Washington (CNN) - America's top diplomat dismissed concerns Sunday that the Obama administration was not being skeptical enough while the U.S. negotiates with Iran over its continued enrichment of uranium, activity widely assumed to be supporting a nuclear weapons program.
Secretary of State John Kerry emphatically told David Gregory on NBC's "Meet the Press" Sunday that "we are not blind, and I don't think we're stupid" when it comes to Iranian President Hassan Rouhani's past claims that he could game the Western world in brokered talks while his nation continued to pursue its nuclear ambitions.
Kerry's remarks came the morning after three days of intensive talks about Iran's nuclear program concluded early Sunday in Geneva, Switzerland, without an agreement. While the key players, including Kerry, insisted the process continues to move in the right direction, the talks raised fears among U.S. allies that Iran was presenting a disingenous front and has no real intention of slowing its march toward weaponizing its nuclear technology.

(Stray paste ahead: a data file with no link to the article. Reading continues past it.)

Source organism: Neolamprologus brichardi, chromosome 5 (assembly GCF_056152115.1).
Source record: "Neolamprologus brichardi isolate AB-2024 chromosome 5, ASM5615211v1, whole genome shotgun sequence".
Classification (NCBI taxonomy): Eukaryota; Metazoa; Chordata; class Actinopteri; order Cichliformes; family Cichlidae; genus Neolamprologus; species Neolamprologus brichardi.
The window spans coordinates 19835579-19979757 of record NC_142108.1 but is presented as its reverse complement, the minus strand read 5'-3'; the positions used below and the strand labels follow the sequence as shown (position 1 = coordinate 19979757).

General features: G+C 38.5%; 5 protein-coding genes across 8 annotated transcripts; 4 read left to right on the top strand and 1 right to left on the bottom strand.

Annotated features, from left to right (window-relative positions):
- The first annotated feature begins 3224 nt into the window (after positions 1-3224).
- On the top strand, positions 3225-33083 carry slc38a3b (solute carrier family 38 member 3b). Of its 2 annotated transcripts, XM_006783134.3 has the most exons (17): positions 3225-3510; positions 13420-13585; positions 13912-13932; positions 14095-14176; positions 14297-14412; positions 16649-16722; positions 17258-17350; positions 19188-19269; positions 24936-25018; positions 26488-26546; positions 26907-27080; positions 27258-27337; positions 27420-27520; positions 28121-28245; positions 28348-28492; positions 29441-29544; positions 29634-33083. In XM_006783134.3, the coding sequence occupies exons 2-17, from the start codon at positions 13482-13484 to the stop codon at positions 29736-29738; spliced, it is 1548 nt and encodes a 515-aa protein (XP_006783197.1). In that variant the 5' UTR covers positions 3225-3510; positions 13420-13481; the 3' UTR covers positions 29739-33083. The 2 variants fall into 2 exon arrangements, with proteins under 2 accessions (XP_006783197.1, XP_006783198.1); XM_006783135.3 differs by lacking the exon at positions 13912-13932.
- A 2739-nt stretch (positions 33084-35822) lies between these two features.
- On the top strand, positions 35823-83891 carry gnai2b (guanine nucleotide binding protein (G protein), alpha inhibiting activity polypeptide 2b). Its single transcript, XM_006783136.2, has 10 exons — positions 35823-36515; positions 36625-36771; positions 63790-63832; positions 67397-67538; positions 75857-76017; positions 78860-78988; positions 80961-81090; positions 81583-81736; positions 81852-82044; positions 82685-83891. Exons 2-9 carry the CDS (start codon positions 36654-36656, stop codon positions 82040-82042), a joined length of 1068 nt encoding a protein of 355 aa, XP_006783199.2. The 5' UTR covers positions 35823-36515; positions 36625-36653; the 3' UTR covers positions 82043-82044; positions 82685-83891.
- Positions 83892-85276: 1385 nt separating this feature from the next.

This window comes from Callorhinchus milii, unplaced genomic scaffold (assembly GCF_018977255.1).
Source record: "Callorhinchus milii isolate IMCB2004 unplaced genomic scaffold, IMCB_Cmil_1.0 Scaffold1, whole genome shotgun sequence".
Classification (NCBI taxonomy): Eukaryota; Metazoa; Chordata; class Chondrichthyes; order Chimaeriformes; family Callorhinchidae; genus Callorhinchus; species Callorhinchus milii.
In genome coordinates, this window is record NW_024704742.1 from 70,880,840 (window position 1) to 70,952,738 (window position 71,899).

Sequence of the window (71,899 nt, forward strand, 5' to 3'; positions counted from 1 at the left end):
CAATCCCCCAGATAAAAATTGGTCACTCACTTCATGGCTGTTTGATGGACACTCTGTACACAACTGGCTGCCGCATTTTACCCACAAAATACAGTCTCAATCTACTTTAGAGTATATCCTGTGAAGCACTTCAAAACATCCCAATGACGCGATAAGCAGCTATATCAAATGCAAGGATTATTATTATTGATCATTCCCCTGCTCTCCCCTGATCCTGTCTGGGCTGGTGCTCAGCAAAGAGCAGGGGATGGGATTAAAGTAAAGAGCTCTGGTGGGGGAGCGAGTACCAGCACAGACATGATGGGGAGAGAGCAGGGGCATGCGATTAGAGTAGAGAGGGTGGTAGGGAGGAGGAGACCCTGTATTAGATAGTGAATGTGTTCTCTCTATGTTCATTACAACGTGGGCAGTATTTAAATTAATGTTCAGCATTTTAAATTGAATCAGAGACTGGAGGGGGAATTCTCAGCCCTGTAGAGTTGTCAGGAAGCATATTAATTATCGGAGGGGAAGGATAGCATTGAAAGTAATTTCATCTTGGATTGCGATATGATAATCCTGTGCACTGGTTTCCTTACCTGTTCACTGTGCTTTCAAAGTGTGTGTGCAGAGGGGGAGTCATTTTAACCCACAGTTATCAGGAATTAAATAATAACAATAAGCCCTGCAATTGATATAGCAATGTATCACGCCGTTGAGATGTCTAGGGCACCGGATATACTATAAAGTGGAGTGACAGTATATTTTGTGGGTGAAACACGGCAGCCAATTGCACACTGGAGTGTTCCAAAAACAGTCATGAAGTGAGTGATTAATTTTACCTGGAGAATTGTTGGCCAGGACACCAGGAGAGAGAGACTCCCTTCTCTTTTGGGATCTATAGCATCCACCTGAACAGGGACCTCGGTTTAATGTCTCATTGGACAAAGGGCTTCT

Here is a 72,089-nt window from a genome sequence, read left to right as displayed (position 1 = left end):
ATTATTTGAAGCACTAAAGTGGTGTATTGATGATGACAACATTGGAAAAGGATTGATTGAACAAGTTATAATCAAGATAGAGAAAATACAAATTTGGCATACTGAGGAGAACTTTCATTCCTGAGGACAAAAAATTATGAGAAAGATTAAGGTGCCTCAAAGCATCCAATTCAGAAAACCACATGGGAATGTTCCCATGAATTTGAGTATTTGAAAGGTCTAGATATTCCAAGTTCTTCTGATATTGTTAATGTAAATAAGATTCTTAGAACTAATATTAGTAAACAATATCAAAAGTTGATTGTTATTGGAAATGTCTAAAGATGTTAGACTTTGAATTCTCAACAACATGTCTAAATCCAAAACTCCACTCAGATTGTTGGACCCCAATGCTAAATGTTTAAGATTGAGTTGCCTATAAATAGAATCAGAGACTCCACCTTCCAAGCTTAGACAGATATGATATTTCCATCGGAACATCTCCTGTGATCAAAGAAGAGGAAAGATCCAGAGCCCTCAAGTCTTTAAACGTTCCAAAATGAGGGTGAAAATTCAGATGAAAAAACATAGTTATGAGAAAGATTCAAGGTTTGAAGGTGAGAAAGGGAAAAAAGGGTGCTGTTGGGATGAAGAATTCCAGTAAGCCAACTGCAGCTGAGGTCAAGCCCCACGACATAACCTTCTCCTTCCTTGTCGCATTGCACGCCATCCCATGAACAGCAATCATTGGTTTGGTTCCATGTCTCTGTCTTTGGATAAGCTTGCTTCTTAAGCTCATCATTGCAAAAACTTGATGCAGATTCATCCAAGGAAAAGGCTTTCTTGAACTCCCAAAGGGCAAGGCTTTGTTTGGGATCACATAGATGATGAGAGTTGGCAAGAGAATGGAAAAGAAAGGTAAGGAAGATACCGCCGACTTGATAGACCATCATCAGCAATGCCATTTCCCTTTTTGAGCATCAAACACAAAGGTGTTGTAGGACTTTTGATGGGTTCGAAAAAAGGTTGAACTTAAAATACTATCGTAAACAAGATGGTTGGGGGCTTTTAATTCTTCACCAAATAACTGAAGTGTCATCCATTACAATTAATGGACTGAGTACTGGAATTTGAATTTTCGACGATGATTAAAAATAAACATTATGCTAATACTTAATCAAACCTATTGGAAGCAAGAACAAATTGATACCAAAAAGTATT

Israeli Prime Minister Benjamin Netanyahu, who is not involved in the talks, warned last week that an agreement would be "the deal of a century for Iran" but a "very dangerous and bad deal for peace."
With new talks scheduled for November 20, Kerry's Iranian counterpart signaled that progress had been made and the two sides are getting closer and closer to reaching an accord.
"I think we are all on the same wavelength, and that's important," Iranian Foreign Minister Javad Zarif said.
Kerry trumpeted the historic nature of the talks, calling them "serious business.”
"This is the first time that the P5 had come together with this kind of a serious set of possible options in front of it with a new Iranian government," Kerry said.
The talks involve the P5+1: the United States, Russia, China, France and Britain - the countries with permanent seats on the UN Security Council - plus Germany.
Still, in his interview with Gregory, Kerry maintained a healthy dose of skepticism, falling back on the oft-sounded catchall that the administration "has taken no option off the table."
"This is a new overture, and it has to be put to the test very, very carefully," Kerry said.
"There will not be a relaxation of the pressure," he added. "Nobody has talked about getting rid of the current architecture of sanctions. The pressure will remain."